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From: Arnd Bergmann <arnd@arndb.de>
To: Andreas Schwab <schwab@suse.de>
Cc: Alistair Francis <alistair23@gmail.com>,
	Alistair Francis <alistair.francis@wdc.com>,
	linux-riscv@lists.infradead.org,
	Linux Kernel Mailing List <linux-kernel@vger.kernel.org>
Subject: Re: [PATCH RESEND 0/2] RISC-V: Handle the siginfo_t offset problem
Date: Thu, 4 Jul 2019 11:19:13 +0200	[thread overview]
Message-ID: <CAK8P3a2NmdoHzFGKrzw4CBYDOBtZHDQCGsWE_L0UbG+w0bGWkA@mail.gmail.com> (raw)
In-Reply-To: <mvmpnmqfepx.fsf@suse.de>

On Thu, Jul 4, 2019 at 9:20 AM Andreas Schwab <schwab@suse.de> wrote:
>
> On Jul 03 2019, Alistair Francis <alistair23@gmail.com> wrote:
>
> > On Wed, Jul 3, 2019 at 12:08 AM Andreas Schwab <schwab@suse.de> wrote:
> >>
> >> On Jul 02 2019, Alistair Francis <alistair.francis@wdc.com> wrote:
> >>
> >> > In the RISC-V 32-bit glibc port [1] the siginfo_t struct in the kernel
> >> > doesn't line up with the struct in glibc. In glibc world the _sifields
> >> > union is 8 byte alligned (although I can't figure out why)
> >>
> >> Try ptype/o in gdb.
> >
> > That's a useful tip, I'll be sure to use that next time.
>
> It was a serious note.  If the structs don't line up then there is a
> mismatch in types that cannot be solved by adding spurious padding.  You
> need to fix the types instead.

Would it be an option to align all the basic typedefs (off_t, time_t,
clock_t, ...)
between glibc and kernel then, and just use the existing
sysdeps/unix/sysv/linux/generic/bits/typesizes.h after all to avoid
surprises like this?

As of v2 the functional difference is

-#define __INO_T_TYPE        __ULONGWORD_TYPE
+#define __INO_T_TYPE    __UQUAD_TYPE
 #define __INO64_T_TYPE        __UQUAD_TYPE
 #define __MODE_T_TYPE        __U32_TYPE
-#define __NLINK_T_TYPE        __U32_TYPE
-#define __OFF_T_TYPE        __SLONGWORD_TYPE
+#define __NLINK_T_TYPE    __UQUAD_TYPE
+#define __OFF_T_TYPE    __SQUAD_TYPE
 #define __OFF64_T_TYPE        __SQUAD_TYPE
-#define __RLIM_T_TYPE        __ULONGWORD_TYPE
+#define __RLIM_T_TYPE      __UQUAD_TYPE
 #define __RLIM64_T_TYPE        __UQUAD_TYPE
-#define    __BLKCNT_T_TYPE        __SLONGWORD_TYPE
+#define __BLKCNT_T_TYPE    __SQUAD_TYPE
 #define    __BLKCNT64_T_TYPE    __SQUAD_TYPE
-#define    __FSBLKCNT_T_TYPE    __ULONGWORD_TYPE
+#define __FSBLKCNT_T_TYPE  __UQUAD_TYPE
 #define    __FSBLKCNT64_T_TYPE    __UQUAD_TYPE
-#define    __FSFILCNT_T_TYPE    __ULONGWORD_TYPE
+#define __FSFILCNT_T_TYPE  __UQUAD_TYPE
 #define    __FSFILCNT64_T_TYPE    __UQUAD_TYPE
-#define    __FSWORD_T_TYPE        __SWORD_TYPE
+#define __FSWORD_T_TYPE   __SQUAD_TYPE
-#define __CLOCK_T_TYPE        __SLONGWORD_TYPE
-#define __TIME_T_TYPE        __SLONGWORD_TYPE
+#define __CLOCK_T_TYPE     __SQUAD_TYPE
+#define __TIME_T_TYPE      __SQUAD_TYPE
 #define __USECONDS_T_TYPE    __U32_TYPE
-#define __SUSECONDS_T_TYPE    __SLONGWORD_TYPE
+#define __SUSECONDS_T_TYPE __SQUAD_TYPE
-#define __BLKSIZE_T_TYPE    __S32_TYPE
+#define __BLKSIZE_T_TYPE   __SQUAD_TYPE
 #define __FSID_T_TYPE        struct { int __val[2]; }
 #define __SSIZE_T_TYPE        __SWORD_TYPE
-#define __SYSCALL_SLONG_TYPE    __SLONGWORD_TYPE
-#define __SYSCALL_ULONG_TYPE    __ULONGWORD_TYPE
-#define __CPU_MASK_TYPE     __ULONGWORD_TYPE
+#define __SYSCALL_SLONG_TYPE __SQUAD_TYPE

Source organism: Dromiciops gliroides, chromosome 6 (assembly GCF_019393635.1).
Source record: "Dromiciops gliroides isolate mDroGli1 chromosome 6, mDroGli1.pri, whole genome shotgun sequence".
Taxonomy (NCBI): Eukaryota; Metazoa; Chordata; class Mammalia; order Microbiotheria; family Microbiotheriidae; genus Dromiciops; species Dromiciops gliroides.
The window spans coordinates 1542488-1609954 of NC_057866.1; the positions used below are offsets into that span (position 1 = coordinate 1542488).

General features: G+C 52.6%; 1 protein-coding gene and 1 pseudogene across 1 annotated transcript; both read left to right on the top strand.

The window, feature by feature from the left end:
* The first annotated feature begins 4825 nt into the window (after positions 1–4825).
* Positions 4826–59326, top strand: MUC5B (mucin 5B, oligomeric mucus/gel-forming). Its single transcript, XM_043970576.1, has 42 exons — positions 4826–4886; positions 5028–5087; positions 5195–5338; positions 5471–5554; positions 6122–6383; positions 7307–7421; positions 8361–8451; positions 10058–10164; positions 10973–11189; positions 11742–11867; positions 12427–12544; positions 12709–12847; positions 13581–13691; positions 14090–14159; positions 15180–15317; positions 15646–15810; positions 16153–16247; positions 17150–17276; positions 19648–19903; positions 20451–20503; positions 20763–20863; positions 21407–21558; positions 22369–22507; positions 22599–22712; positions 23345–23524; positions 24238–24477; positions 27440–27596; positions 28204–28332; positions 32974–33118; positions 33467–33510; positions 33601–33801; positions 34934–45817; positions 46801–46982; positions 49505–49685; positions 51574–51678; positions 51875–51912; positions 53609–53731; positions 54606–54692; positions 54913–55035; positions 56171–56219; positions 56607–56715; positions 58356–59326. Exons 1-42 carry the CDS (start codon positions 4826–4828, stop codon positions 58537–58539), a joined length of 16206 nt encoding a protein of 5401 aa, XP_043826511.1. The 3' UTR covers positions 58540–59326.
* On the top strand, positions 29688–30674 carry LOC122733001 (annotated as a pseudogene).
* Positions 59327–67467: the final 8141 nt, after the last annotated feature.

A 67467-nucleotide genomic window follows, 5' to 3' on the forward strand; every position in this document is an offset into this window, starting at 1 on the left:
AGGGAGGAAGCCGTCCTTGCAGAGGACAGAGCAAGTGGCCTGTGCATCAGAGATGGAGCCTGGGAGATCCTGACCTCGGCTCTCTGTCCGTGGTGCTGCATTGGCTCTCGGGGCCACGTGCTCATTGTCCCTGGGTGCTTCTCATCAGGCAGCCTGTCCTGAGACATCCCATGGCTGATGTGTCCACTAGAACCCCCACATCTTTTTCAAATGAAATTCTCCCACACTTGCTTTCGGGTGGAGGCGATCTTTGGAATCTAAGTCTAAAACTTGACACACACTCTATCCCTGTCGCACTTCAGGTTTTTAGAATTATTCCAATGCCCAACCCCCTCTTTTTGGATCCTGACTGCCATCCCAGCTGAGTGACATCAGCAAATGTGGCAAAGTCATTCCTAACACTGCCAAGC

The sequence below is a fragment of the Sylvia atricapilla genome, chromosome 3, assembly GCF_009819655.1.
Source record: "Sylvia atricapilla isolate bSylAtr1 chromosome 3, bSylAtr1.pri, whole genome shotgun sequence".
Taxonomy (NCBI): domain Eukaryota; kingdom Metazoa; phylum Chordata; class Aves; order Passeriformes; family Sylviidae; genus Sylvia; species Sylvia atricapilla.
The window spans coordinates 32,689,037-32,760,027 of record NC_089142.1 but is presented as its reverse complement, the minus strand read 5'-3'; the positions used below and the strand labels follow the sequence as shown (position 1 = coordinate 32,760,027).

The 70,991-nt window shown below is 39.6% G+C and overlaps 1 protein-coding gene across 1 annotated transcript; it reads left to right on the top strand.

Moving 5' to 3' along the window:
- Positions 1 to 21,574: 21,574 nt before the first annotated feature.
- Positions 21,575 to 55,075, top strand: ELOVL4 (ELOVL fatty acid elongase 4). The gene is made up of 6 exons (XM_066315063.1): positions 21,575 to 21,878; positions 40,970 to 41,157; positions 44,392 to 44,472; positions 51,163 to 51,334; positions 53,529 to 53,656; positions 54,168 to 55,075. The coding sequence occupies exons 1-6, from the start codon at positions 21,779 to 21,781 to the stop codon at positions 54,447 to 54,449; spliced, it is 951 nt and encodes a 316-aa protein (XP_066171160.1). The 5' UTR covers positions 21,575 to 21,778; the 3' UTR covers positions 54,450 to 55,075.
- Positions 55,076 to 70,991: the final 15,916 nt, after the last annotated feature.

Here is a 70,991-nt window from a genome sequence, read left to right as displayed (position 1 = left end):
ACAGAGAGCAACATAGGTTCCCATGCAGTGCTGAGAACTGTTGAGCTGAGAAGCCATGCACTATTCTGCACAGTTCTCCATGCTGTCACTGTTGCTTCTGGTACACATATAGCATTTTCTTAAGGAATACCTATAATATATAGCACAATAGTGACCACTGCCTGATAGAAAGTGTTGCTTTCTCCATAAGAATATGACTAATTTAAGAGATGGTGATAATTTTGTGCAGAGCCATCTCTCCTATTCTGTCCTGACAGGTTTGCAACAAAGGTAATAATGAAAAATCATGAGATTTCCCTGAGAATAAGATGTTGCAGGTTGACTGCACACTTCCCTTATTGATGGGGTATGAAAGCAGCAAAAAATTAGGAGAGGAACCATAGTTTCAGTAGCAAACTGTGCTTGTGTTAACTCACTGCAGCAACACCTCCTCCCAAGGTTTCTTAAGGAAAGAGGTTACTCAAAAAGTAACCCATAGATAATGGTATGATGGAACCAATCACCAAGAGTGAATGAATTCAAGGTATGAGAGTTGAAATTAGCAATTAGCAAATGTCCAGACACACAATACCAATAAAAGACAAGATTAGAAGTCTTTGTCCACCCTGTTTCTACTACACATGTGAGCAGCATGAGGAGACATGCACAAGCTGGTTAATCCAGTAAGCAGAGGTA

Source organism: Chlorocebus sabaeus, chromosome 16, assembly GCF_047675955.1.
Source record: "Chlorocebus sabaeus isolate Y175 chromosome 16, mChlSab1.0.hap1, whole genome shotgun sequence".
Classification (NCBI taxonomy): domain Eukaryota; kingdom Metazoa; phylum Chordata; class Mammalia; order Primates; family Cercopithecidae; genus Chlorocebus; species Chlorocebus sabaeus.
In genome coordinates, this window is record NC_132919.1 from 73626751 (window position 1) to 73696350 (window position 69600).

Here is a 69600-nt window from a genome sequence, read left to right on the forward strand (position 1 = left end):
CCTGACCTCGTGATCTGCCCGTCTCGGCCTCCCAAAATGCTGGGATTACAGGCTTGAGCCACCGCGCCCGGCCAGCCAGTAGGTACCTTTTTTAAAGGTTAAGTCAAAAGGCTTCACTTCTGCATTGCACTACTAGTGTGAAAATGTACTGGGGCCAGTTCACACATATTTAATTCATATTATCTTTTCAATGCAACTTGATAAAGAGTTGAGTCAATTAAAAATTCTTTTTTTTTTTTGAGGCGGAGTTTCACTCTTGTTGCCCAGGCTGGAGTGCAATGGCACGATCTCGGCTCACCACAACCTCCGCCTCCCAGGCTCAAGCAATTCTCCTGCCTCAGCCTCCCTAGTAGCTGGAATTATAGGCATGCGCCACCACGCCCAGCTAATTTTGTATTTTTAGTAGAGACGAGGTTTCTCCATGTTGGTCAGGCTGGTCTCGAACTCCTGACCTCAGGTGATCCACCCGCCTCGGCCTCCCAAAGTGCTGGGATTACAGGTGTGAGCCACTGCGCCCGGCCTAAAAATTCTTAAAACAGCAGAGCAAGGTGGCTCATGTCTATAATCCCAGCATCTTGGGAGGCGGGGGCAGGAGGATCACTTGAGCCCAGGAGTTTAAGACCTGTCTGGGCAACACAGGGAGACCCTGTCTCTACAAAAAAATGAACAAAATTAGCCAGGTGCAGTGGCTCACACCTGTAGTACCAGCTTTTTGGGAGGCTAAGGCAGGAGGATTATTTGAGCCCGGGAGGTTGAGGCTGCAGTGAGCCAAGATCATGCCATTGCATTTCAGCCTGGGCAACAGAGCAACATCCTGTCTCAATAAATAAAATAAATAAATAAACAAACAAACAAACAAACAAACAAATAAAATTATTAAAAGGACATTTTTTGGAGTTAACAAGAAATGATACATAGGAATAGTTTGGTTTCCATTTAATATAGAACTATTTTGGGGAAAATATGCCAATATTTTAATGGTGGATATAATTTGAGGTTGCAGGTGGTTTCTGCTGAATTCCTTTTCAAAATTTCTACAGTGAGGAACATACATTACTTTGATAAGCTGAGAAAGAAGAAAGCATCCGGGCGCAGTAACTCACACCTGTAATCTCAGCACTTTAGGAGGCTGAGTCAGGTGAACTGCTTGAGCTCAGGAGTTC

+#define __SYSCALL_ULONG_TYPE __UQUAD_TYPE
+#define __CPU_MASK_TYPE    __UQUAD_TYPE

-#ifdef __LP64__
 # define __RLIM_T_MATCHES_RLIM64_T    1
-#else
-# define __RLIM_T_MATCHES_RLIM64_T    0
-#endif

+#define __ASSUME_TIME64_SYSCALLS 1
+#define __ASSUME_RLIM64_SYSCALLS 1

Since the sysdeps/unix/sysv/linux/generic/bits/typesizes.h definitions
generally match the kernel, anything diverging from that has the potential
of breaking it, so the difference should probably be kept to the absolute
minimum.

I think these ones are wrong and will cause bugs similar to the clock_t
issue if they are used with kernel interfaces:
__NLINK_T_TYPE, __FSWORD_T_TYPE, __CLOCK_T_TYPE,
__BLKSIZE_T_TYPE, __SYSCALL_ULONG_TYPE,
__SYSCALL_SLONG_TYPE, __CPU_MASK_TYPE

These are fine as long as they are only used in user space and to
wrap kernel syscalls, but I think most of them can end up being
passed to the kernel, so it seems safer not to have rv32 diverge
without a good reason.

The remaining ones (__INO_T_TYPE, __OFF_T_TYPE, __BLKCNT_T_TYPE,
__FSBLKCNT_T_TYPE, __FSFILCNT_T_TYPE, __TIME_T_TYPE) all
follow the pattern where the kernel has an old 32-bit type and a new
64-bit type, but the kernel tries not to expose the 32-bit interfaces
to user space on new architectures and only provide the 64-bit
replacements, but there are a couple of interfaces that never got
replaced, typically in driver and file system ioctls.

Since glibc already has code to deal with the 64-bit types and that
is well tested, it would seem safer to me to just #undef the old
types completely rather than defining them to 64-bit, which would
make them incompatible with the kernel's types.

       Arnd

  reply	other threads:[~2019-07-04  9:19 UTC|newest]

Thread overview: 8+ messages / expand[flat|nested]  mbox.gz  Atom feed  top
2019-07-03  0:52 Alistair Francis
2019-07-03  0:52 ` [PATCH RESEND 1/2] uapi/asm-generic: Allow defining a custom __SIGINFO struct Alistair Francis
2019-07-03  0:52 ` [PATCH RESEND 2/2] riscv/include/uapi: Define a custom __SIGINFO struct for RV32 Alistair Francis
2019-07-03  7:08 ` [PATCH RESEND 0/2] RISC-V: Handle the siginfo_t offset problem Andreas Schwab
2019-07-03 18:40   ` Alistair Francis
2019-07-04  7:20     ` Andreas Schwab
2019-07-04  9:19       ` Arnd Bergmann [this message]
2019-07-17  0:02         ` Alistair Francis

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